Opinion Letter
MW-2009-01-01.26.09


Re: Reporting Pay

I am writing in response to your request for this Office's written opinion regarding the applicability of the Massachusetts Minimum Fair Wage Law. Specifically, you have asked how 455 C.M.R. §2.03(1), the Reporting Pay requirement, [1] applies to a scenario in which an employer implements a Voluntary Time Off ("VTO") policy, wherein exempt employees who report to work may, "completely on a voluntary basis," choose not to work on that particular day when presented with the option by their employer, and then go home. You also state that in this scenario, the decision by the employee whether to work or not is to be made upon arrival at the workplace, and that the decision is "not at all instigated or mandated by the employer."

The Reporting Pay provision referenced above, also known as the "three hour rule," provides:

When an employee who is scheduled to work three or more hours reportsfor duty at the time set by the employer, and that employee is not provided with the expected hours of work, the employee shall be paid for at least three hours on such day at no less than the basic minimum wage. [This provision] shall not apply to organizations granted status as charitable organizations under the Internal Revenue Code.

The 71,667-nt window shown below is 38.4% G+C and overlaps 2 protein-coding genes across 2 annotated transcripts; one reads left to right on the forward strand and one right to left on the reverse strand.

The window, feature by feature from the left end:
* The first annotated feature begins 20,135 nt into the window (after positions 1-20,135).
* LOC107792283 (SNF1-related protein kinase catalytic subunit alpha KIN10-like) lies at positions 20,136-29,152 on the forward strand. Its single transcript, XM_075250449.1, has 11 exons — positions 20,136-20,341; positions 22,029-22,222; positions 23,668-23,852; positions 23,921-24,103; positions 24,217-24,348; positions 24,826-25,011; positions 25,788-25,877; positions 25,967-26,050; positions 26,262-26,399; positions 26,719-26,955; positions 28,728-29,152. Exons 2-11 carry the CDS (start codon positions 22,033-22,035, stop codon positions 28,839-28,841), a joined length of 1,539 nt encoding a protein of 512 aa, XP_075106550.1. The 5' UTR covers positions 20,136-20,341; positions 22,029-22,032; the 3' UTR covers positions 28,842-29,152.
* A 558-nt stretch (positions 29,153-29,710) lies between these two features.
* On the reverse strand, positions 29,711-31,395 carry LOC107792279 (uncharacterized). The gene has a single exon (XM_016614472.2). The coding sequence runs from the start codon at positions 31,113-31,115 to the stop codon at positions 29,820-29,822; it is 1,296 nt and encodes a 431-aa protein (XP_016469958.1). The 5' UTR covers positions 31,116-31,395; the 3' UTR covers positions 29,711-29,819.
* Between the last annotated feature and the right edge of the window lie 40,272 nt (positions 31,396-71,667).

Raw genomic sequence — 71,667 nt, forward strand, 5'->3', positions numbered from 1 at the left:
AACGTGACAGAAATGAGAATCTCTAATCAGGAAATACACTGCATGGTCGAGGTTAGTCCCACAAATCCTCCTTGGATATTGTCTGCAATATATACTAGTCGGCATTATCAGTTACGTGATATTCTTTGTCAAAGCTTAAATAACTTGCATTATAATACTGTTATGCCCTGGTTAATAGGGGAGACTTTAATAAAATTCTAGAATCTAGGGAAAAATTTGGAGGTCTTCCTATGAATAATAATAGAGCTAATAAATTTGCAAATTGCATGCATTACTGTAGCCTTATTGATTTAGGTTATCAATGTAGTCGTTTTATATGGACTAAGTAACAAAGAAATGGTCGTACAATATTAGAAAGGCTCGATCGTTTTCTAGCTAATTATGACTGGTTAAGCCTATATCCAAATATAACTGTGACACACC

455 C.M.R. §2.03(1). Therefore, if a covered employer schedules an employee for three or more hours, the employee arrives at the worksite on time, and the employer does not provide the expected hours, the employee must be paid for at least three hours at no less than the minimum wage ($8.00 per hour). Of course, for any actual time worked, the employee must be paid his/her actual wage. "Exempt" employees under the overtime provisions of the law are not exempt from other provisions of the minimum fair wage law and regulations, including the reporting pay provisions.

As I understand the specific scenario which you have presented, because the employees are offered a choice, which is "not at all instigated or mandated by the employer(,)" of working consistent with their regular duties according to their expected hours of work, or choosing "completely on a voluntary basis," free from any express or implied pressure from the employer, not to work that day, the employees have been "provided with the expected hours of work" but have chosen to deny the offering. Therefore, according to these particular facts, the employer is not obligated to pay Reporting Pay pursuant to 455 C.M.R. §2.03(1).

I hope this information has been helpful. Please note that this opinion is based solely on the information provided with your request. The existence of other facts not contained in your request might require a different conclusion. If you have any further questions, please feel free to contact me.

Sincerely,
C. Nicholas Arienti
Deputy General Counsel


[1] As you know, most employers are also subject to the federal minimum wage and hour law, found in the Fair Labor Standards Act (FLSA), and regulations promulgated thereunder. For information about applicable federal wage and hour laws, you should contact the U.S. Department of Labor.